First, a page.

Let’s Get Messy!
Engaging in tactile or “messy” play is essential for the development of fine motor skills and discrimination between textures, helping our kids understand the world around them. DIY Slime is a fun activity to keep your kids entertained with a fun, sticky toy at the end! You can also throw it in a ziplock bag (making sure to tape the edges shut to contain the mess) and you have a portable fidget! You can make it winter themed by dying the slime blue while making it, adding glitter, or adding snowflake sequins or beads.
Click here for a simple guide on how to make your own.
Areas of Development:
- Communication: Follow your child’s lead, and work to expand their output of communication with modeling of action words or descriptive words. Modeling simple, one to two-word labels can help promote language development during play.
- Fine Motor: To increase the fine motor challenge with slime, try pushing beads into the slime and pulling them back out. This is a great way to work on functional grasp patterns, arch development, discrimination between sides of the hand, and opening of the thumb web space.
- Gross Motor: Positioning while engaged in play on the floor is a great way to incorporate strengthening into functional play. Encourage your child to sit up without leaning or have them lay on their belly propped on their elbows. Be sure to encourage your child to keep their head up to promote full-body strengthening!
- Social-Emotional: Use of silly sounds while engaged in play (“squish!”) can help promote joint attention between you and your child. Holding the slime up near your face can promote eye contact and interaction while engaged in play. Parallel play, modeling, and following your child’s lead is a great way to address those foundational skills of social interaction.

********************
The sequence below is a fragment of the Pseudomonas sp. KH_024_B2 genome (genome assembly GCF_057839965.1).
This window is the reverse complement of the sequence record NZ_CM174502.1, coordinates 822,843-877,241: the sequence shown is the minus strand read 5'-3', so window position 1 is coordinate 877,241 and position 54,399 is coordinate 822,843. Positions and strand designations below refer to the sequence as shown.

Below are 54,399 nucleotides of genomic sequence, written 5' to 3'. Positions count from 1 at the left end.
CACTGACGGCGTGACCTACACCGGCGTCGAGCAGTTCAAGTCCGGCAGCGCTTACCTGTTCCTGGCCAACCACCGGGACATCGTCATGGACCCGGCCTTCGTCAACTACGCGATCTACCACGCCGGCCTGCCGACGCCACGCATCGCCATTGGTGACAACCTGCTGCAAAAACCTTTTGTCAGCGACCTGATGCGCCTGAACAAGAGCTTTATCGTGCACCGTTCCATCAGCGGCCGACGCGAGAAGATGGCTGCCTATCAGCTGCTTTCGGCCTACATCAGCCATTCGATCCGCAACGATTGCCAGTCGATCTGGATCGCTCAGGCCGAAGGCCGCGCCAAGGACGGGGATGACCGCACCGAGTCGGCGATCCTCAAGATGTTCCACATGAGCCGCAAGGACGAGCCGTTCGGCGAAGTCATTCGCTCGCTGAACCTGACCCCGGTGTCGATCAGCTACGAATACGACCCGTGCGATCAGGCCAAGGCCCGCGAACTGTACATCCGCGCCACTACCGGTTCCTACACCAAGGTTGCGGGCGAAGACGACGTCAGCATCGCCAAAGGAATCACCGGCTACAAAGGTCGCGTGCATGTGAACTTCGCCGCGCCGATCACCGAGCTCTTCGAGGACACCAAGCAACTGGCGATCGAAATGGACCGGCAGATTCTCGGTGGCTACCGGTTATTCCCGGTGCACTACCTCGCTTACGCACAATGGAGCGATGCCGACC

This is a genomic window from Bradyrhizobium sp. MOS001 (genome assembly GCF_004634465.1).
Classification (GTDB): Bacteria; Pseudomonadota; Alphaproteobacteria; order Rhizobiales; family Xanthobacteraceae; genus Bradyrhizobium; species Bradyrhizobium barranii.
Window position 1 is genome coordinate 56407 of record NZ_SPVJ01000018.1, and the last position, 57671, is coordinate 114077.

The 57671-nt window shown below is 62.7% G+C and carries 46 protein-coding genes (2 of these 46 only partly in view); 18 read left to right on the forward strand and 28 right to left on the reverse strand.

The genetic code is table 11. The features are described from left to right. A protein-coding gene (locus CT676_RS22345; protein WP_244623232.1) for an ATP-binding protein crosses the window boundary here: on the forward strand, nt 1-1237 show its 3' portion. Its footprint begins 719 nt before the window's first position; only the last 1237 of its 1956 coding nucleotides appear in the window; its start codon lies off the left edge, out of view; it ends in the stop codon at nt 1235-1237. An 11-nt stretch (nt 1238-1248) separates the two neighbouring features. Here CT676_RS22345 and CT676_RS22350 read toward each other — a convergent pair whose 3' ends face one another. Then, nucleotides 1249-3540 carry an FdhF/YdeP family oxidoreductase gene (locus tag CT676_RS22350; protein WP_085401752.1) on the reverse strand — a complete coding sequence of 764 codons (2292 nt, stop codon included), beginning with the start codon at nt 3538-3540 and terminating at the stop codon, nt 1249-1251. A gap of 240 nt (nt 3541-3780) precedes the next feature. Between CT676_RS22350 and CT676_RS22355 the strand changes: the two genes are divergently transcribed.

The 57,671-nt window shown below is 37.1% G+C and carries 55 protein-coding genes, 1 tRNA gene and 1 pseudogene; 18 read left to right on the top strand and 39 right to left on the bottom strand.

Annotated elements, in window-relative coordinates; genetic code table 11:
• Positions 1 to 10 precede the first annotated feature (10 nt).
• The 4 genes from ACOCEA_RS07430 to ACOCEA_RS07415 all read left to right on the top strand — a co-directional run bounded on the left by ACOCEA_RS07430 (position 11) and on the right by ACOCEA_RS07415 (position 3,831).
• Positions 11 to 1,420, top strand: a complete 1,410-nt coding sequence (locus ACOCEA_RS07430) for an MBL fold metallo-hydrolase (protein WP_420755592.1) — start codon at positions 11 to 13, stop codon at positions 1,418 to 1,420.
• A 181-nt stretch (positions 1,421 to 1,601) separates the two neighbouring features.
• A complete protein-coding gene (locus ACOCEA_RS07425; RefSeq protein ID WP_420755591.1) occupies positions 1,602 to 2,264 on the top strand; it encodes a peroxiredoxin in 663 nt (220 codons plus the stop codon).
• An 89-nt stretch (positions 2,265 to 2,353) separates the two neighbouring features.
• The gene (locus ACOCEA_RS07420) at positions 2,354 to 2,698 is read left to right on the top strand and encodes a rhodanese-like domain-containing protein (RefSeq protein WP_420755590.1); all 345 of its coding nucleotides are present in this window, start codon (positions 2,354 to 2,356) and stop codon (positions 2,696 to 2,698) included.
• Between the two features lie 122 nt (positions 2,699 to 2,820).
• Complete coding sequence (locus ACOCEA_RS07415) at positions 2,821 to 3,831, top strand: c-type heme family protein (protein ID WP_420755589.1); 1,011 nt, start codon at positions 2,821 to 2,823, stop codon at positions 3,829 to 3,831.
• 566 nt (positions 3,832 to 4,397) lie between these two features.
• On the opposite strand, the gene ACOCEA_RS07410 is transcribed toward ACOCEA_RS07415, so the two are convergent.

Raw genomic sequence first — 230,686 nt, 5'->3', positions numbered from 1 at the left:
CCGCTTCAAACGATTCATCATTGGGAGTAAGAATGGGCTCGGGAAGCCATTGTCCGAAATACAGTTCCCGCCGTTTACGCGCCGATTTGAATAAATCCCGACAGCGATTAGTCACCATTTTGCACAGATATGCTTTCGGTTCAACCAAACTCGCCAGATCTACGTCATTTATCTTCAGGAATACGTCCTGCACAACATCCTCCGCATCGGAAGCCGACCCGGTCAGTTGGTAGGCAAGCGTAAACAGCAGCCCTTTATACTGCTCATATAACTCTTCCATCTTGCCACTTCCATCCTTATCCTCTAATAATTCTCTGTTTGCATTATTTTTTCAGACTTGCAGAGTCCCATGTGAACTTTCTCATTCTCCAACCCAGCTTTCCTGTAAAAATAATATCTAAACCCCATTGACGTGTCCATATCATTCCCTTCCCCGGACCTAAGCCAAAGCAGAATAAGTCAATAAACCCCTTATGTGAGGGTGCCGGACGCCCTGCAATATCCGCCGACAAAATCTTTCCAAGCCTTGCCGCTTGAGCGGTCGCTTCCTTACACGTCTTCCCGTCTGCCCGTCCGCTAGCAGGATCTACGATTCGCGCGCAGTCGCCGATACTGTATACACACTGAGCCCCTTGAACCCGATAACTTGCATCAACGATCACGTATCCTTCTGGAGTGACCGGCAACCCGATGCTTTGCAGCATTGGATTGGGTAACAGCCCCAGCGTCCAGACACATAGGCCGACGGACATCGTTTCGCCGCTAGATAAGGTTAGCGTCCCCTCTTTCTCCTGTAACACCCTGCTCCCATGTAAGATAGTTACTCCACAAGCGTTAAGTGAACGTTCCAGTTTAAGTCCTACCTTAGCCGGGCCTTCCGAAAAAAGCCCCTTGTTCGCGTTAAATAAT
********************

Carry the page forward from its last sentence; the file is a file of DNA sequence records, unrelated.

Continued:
- Cognition: While making the slime, your child can practice following a recipe, gathering ingredients, and attending to a task. Challenge them further by asking them what step or ingredient comes next, allowing them to take the lead. This targets sequencing, working memory, and following directions, essential skills to promote problem-solving, and independence in novel tasks.
If you want to upgrade the difficulty level of the activity:
Incorporate a breath control activity into the tactile play with slime. Use a straw to blow bubbles into the slime, creating an exciting visual effect. This promotes oral motor skills such as lip closure and breath control and makes it more difficult for your child to suck the material back through the straw into their mouth, as can happen with water and soap. If that’s still too easy, challenge your child to hum their favorite song while blowing the bubbles, providing high-intensity oral input. It also requires sustained breath control, a skill that contributes to self-regulation.
If you want to downgrade the difficulty level of the activity:
If your child is sensitive to texture, start with a more familiar texture such as play-doh. You can also model playing with the sticky, wet texture and leave a piece in front of your child. This allows them to explore the texture when they are ready and avoids a negative interaction with the texture.